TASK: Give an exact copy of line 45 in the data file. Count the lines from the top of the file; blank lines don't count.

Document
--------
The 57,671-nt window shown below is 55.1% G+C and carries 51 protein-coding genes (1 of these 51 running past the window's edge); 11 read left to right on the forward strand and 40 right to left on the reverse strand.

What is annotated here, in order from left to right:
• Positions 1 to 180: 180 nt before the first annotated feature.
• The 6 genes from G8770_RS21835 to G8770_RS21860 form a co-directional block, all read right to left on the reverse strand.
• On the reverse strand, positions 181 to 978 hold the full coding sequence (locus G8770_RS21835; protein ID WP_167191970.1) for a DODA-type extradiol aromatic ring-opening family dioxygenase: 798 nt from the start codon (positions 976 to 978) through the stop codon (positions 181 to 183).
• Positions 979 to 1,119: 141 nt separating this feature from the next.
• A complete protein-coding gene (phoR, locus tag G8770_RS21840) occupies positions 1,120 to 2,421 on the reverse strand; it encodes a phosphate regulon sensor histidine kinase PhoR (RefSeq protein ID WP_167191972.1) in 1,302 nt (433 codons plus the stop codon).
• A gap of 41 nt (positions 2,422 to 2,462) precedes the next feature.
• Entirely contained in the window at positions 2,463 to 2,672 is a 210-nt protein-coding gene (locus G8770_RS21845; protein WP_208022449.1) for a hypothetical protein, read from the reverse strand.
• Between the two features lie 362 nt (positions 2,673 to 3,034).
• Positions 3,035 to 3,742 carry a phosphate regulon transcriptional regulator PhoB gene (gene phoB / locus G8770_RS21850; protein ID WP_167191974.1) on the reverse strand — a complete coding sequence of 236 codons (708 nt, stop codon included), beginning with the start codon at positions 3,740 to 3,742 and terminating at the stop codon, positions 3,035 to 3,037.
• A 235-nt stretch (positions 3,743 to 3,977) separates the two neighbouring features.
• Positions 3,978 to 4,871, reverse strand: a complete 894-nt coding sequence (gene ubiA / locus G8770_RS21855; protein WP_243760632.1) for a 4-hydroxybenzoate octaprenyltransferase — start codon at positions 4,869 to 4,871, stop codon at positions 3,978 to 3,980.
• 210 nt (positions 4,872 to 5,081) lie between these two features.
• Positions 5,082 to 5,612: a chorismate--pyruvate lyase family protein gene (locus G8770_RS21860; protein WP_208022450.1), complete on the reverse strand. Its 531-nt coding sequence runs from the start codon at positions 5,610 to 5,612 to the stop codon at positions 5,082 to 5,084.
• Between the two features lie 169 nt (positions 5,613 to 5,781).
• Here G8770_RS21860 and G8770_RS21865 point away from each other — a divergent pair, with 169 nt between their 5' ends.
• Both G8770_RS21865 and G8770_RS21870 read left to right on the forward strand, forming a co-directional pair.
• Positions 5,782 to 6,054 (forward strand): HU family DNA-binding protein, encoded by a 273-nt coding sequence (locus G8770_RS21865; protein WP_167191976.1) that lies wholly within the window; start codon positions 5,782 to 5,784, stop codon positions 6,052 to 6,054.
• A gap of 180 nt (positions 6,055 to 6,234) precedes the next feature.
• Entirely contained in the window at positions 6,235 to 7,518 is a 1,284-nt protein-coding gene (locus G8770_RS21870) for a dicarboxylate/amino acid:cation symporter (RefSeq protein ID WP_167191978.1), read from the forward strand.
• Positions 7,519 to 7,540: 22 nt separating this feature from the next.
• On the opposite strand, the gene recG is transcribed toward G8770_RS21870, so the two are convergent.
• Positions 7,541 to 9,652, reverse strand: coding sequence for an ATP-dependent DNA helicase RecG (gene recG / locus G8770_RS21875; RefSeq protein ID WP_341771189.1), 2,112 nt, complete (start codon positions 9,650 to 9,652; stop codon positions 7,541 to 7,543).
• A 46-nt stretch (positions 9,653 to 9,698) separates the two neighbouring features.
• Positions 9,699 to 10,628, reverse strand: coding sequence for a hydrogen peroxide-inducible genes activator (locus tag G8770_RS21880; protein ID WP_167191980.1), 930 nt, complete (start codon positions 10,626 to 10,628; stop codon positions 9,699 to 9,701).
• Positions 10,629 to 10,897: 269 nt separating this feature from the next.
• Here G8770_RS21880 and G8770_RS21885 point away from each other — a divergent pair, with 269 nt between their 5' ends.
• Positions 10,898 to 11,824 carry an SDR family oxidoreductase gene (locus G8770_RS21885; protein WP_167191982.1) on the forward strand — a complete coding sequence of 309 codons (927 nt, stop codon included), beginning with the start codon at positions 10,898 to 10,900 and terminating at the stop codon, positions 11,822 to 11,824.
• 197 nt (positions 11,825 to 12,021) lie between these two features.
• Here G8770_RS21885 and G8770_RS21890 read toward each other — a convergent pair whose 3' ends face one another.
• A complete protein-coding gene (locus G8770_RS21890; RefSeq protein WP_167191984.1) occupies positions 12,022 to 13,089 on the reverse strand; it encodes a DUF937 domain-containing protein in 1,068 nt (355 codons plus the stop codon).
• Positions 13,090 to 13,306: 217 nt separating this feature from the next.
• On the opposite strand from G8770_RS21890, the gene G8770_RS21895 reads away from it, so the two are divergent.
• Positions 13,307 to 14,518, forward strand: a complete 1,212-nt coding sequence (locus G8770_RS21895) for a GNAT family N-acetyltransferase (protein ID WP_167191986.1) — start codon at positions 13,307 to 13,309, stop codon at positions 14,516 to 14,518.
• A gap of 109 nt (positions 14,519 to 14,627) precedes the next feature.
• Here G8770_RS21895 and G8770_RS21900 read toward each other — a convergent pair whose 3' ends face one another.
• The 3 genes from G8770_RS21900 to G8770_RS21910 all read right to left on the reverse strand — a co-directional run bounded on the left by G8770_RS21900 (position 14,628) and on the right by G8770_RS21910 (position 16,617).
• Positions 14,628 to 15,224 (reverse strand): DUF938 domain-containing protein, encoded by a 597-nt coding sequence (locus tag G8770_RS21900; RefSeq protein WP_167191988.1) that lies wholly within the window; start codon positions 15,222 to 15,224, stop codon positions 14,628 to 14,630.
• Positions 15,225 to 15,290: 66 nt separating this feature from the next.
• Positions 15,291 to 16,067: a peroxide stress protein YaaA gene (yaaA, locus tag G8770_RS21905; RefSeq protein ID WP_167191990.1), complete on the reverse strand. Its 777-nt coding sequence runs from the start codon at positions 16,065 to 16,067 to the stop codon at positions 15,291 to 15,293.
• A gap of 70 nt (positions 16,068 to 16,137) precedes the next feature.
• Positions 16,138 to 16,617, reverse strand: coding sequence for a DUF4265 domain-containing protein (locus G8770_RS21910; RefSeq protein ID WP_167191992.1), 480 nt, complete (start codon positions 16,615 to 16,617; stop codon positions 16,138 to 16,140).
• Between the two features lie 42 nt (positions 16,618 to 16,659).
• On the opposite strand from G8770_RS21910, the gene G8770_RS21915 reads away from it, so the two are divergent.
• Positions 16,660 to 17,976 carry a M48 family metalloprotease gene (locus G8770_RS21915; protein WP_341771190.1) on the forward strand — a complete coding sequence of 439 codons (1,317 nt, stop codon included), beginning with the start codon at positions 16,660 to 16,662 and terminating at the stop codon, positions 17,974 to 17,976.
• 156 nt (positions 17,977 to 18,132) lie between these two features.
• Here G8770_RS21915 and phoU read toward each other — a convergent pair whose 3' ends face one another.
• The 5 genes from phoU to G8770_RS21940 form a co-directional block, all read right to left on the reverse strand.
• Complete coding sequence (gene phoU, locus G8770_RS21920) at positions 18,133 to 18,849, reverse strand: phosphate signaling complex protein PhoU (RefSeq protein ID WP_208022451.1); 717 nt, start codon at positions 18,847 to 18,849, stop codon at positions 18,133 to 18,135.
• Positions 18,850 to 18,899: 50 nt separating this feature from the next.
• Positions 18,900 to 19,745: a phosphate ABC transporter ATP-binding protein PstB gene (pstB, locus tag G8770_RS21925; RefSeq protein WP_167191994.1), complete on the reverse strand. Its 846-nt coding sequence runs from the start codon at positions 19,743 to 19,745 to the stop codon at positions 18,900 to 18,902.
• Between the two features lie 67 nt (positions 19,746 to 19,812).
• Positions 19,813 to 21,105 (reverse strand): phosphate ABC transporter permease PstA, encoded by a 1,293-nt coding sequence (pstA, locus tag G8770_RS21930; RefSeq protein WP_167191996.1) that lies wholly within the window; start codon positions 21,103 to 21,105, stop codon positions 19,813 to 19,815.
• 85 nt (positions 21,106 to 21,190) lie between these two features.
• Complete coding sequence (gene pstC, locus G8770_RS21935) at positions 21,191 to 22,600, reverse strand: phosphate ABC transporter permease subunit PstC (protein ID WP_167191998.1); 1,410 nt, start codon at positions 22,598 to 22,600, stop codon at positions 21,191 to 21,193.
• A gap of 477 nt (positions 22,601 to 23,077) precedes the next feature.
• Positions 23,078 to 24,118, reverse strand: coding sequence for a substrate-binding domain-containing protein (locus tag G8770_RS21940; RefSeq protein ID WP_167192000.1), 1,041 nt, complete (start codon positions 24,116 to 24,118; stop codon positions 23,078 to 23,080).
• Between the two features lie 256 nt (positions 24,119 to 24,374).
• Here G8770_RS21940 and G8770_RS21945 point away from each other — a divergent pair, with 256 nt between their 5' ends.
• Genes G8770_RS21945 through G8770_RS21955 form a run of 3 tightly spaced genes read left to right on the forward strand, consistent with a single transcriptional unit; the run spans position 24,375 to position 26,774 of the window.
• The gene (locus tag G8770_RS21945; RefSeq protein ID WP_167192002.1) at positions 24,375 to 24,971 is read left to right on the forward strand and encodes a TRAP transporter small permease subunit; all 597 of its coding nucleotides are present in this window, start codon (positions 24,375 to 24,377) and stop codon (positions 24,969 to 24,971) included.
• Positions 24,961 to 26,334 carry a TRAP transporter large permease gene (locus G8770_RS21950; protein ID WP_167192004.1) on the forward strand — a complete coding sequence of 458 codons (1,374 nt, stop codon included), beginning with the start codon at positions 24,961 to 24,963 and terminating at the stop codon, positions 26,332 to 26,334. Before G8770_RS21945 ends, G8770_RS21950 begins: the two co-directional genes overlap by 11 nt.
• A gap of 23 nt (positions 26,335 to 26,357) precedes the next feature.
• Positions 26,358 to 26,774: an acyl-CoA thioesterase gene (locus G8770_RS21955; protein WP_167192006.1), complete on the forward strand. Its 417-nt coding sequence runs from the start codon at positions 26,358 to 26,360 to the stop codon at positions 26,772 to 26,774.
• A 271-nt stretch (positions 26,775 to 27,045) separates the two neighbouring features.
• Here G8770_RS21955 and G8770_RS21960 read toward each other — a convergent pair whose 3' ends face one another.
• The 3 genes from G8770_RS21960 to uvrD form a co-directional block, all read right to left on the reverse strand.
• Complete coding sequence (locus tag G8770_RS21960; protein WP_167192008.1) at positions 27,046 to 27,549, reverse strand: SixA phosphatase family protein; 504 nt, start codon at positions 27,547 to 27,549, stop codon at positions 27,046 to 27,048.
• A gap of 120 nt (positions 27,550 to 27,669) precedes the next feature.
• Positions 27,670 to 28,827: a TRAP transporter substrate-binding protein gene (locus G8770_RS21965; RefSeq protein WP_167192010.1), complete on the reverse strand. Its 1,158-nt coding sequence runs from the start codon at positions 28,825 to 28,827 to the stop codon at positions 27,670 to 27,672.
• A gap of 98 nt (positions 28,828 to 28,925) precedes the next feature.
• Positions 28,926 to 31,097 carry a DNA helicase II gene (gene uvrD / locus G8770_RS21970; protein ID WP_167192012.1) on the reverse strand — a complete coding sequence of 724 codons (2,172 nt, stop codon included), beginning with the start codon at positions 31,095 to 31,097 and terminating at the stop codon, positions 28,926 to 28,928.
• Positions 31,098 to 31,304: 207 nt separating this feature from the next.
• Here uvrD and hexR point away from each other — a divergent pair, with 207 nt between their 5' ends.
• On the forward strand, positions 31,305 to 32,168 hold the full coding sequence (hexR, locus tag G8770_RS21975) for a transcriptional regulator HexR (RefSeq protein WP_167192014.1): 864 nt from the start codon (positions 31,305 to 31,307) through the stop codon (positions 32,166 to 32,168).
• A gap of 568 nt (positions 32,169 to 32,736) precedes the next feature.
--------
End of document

• On the opposite strand from G8770_RS21910, the gene G8770_RS21915 reads away from it, so the two are divergent.